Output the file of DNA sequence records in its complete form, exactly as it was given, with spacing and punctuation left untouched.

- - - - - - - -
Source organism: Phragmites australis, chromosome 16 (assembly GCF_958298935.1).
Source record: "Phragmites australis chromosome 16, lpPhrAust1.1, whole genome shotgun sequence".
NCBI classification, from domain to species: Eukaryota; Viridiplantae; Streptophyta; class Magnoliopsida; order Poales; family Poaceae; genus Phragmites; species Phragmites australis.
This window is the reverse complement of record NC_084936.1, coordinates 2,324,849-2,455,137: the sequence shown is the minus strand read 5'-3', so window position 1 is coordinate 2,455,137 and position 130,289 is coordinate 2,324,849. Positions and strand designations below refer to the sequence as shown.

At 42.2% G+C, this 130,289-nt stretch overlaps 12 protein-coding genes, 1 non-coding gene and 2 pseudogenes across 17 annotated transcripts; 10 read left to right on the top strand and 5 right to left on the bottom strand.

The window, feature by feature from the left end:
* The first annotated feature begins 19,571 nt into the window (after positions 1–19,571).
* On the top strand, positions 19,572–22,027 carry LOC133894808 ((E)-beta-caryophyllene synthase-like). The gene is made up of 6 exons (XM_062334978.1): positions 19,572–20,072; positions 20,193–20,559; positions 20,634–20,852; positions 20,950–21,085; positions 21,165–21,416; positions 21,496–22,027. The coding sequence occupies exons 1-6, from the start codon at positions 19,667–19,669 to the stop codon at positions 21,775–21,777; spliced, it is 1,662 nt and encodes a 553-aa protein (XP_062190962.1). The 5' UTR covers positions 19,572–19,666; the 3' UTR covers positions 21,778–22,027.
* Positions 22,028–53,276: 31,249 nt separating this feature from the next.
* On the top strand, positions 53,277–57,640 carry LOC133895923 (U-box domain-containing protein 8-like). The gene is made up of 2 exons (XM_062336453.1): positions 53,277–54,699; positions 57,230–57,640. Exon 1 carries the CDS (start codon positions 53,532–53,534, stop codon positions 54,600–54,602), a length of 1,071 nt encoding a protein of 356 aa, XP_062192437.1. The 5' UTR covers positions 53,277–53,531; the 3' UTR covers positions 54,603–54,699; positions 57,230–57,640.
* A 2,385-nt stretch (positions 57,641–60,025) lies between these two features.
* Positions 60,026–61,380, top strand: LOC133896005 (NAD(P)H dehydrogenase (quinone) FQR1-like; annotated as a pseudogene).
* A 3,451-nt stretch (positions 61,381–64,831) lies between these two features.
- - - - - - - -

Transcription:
Source organism: Phragmites australis, chromosome 16 (assembly GCF_958298935.1).
Source record: "Phragmites australis chromosome 16, lpPhrAust1.1, whole genome shotgun sequence".
NCBI classification, from domain to species: Eukaryota; Viridiplantae; Streptophyta; class Magnoliopsida; order Poales; family Poaceae; genus Phragmites; species Phragmites australis.
This window is the reverse complement of record NC_084936.1, coordinates 2,324,849-2,455,137: the sequence shown is the minus strand read 5'-3', so window position 1 is coordinate 2,455,137 and position 130,289 is coordinate 2,324,849. Positions and strand designations below refer to the sequence as shown.

At 42.2% G+C, this 130,289-nt stretch overlaps 12 protein-coding genes, 1 non-coding gene and 2 pseudogenes across 17 annotated transcripts; 10 read left to right on the top strand and 5 right to left on the bottom strand.

The window, feature by feature from the left end:
* The first annotated feature begins 19,571 nt into the window (after positions 1–19,571).
* On the top strand, positions 19,572–22,027 carry LOC133894808 ((E)-beta-caryophyllene synthase-like). The gene is made up of 6 exons (XM_062334978.1): positions 19,572–20,072; positions 20,193–20,559; positions 20,634–20,852; positions 20,950–21,085; positions 21,165–21,416; positions 21,496–22,027. The coding sequence occupies exons 1-6, from the start codon at positions 19,667–19,669 to the stop codon at positions 21,775–21,777; spliced, it is 1,662 nt and encodes a 553-aa protein (XP_062190962.1). The 5' UTR covers positions 19,572–19,666; the 3' UTR covers positions 21,778–22,027.
* Positions 22,028–53,276: 31,249 nt separating this feature from the next.
* On the top strand, positions 53,277–57,640 carry LOC133895923 (U-box domain-containing protein 8-like). The gene is made up of 2 exons (XM_062336453.1): positions 53,277–54,699; positions 57,230–57,640. Exon 1 carries the CDS (start codon positions 53,532–53,534, stop codon positions 54,600–54,602), a length of 1,071 nt encoding a protein of 356 aa, XP_062192437.1. The 5' UTR covers positions 53,277–53,531; the 3' UTR covers positions 54,603–54,699; positions 57,230–57,640.
* A 2,385-nt stretch (positions 57,641–60,025) lies between these two features.
* Positions 60,026–61,380, top strand: LOC133896005 (NAD(P)H dehydrogenase (quinone) FQR1-like; annotated as a pseudogene).
* A 3,451-nt stretch (positions 61,381–64,831) lies between these two features.